From the Publisher
“Charming, character-driven fantasy with an elegant design and masterful story-telling in the tradition of Walt Kelly, Charles Schulz and Carl Barks.” -- PW
“Like Pogo, BONE has whimsy best appreciated by adults, yet kids can enjoy it, too; and like Barks' Disney Duck stories, BONE moves from brash humor to gripping adventure in a single panel.” -- ALA Booklist
“Bone has the multi-level writing and artwork of the best Chuck Jones cartoons or early Disney movies. It's overflowing with subtext about conflicting philosophies of power, cultural imperialism and political responsibility though not enough to get in the way of its silly fun.” CMJ New Music Monthly
“One of the best kid's comics ever.” Vibe Magazine
Sprawling, mythic comic is spectacular.” Spin Magazine
“ I love BONE! BONE is great!” Matt Groening
“Jeff Smith can pace a joke better than almost anyone in comics; his dialogue is delightful -- so are all his people, not to mention his animals, his villains, and even his bugs.” -- Neil Gaiman
As his clean, fluid drawing style makes clear, Smith was an animator before he began Bone -- his images always suggest how his characters move in space -- and a lot of his best tricks are animators' tricks. (The imperturbable matriarch Gran'ma Ben has exactly two, nearly identical facial expressions, a sour grimace and a sour grin.) He has also picked up his knack for comedy from old animated cartoons. A pair of hairy, slavering "rat creatures" arguing about whether to stew their victim or bake him into a "light, fluffy quiche" (while he gets away) is pure Daffy Duck; that the creatures still seem terrifyingly menacing a few pages later says a lot about Smith's dramatic range.
The Washington Post
The nine-volume Bone graphic novel series was the toast of the comics world when it was published by Smith's own Cartoon Books beginning in the early 1990s; in this first volume of Scholastic's new edition, the original b&w art has been beautifully converted into color. Smith's epic concerns three blobby creatures who have stumbled into a valley full of monsters, magic, farmers, an exiled princess and a huge, cynical dragon. The story is something like a Chuck Jones version of The Lord of the Rings: hilarious and action-packed, but rarely losing track of its darker subtext about power and evil. This volume is the most lighthearted of the bunch, though, featuring some of the wittiest writing of any children's literature in recent memory-a few of Smith's gags are so delicious that he repeated them for the rest of the series. It also introduces the Bone cast's unforgettable supporting characters: the leathery, tough-as-nails, racing-cow-breeding Gran'ma Ben; the carnivorous but quiche-loving "rat creatures"; a spunky trio of baby opossums; and Ted the Bug, whose minimalist appearance (a tiny semicircle) exemplifies Smith's gift for less-is-more cartooning. The way his clear-lined, exaggerated characters contrast with their subtle, detailed backgrounds is a product of his background in animation, and so is his mastery of camera angles and choreography. This is first-class kid lit: exciting, funny, scary and resonant enough that it will stick with readers for a long time. (Feb.) Copyright 2005 Reed Business Information.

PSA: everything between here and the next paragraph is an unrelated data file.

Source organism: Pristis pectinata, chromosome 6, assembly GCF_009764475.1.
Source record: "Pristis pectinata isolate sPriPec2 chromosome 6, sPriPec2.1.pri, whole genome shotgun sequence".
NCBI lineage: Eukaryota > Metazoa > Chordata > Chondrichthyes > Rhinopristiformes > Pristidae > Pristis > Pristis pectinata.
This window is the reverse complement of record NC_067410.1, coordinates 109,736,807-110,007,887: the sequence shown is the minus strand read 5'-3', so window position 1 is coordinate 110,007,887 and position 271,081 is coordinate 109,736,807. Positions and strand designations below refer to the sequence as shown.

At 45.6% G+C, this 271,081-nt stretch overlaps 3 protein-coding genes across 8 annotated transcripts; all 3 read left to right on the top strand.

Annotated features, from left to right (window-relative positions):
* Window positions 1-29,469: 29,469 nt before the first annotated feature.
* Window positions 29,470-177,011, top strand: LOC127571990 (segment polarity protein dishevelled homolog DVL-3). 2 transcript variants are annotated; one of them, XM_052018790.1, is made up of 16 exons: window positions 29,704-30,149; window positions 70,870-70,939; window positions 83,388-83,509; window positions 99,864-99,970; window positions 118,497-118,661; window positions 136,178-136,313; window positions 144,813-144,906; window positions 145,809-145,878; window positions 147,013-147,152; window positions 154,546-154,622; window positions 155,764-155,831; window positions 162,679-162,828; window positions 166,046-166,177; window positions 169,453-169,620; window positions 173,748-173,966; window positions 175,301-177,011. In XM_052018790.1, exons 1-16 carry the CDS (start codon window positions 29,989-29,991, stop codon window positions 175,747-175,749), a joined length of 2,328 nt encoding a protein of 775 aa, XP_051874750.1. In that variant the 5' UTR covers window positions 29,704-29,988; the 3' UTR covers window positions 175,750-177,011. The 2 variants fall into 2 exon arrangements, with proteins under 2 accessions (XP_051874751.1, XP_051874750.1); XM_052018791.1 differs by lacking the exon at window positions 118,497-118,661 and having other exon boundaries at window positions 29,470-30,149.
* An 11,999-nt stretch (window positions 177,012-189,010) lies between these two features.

When Fone Bone finds himself thrown out of Boneville with his cousins, he knows that he's in trouble, but he has no idea of the adventure that lies ahead of him. After a swarm of locusts and a fall down a cliff separate him from his cousins, Fone Bone finds himself in a forested valley peopled by unlikely friends and foeslaughing possum children, bickering rat creatures, a cigarette-smoking dragon, and the beautiful girl Thorn and her cow-racing grandma. When Fone Bone meets and secretly falls in love with Thorn, she promises to help him find his cousins at the spring fair. Before they can get there, they have a close call with the nefarious rat creatures that not only nearly does them in, but also reveals a glimpse of the sinister past of the rat creatures, their cloaked leader, and the valley that they threaten to overtake. With more than a little comedy and the help of the dragon, Fone Bone manages to reunite with his cousins, but it is clear that the rat creatures have more in store for them in the following volumes. Full of humor and sometimes scathing cultural commentary, Smith's first volume in the "BONE" series presents a novel-length feast for comic book lovers. Although the text itself is confined to the histrionics of the comic book genre, the illustrations areat timesvisually stunning and display a depth of story and detail that far outweighs the limited dialogue. 2003, Cartoon Books, Ages 12 up.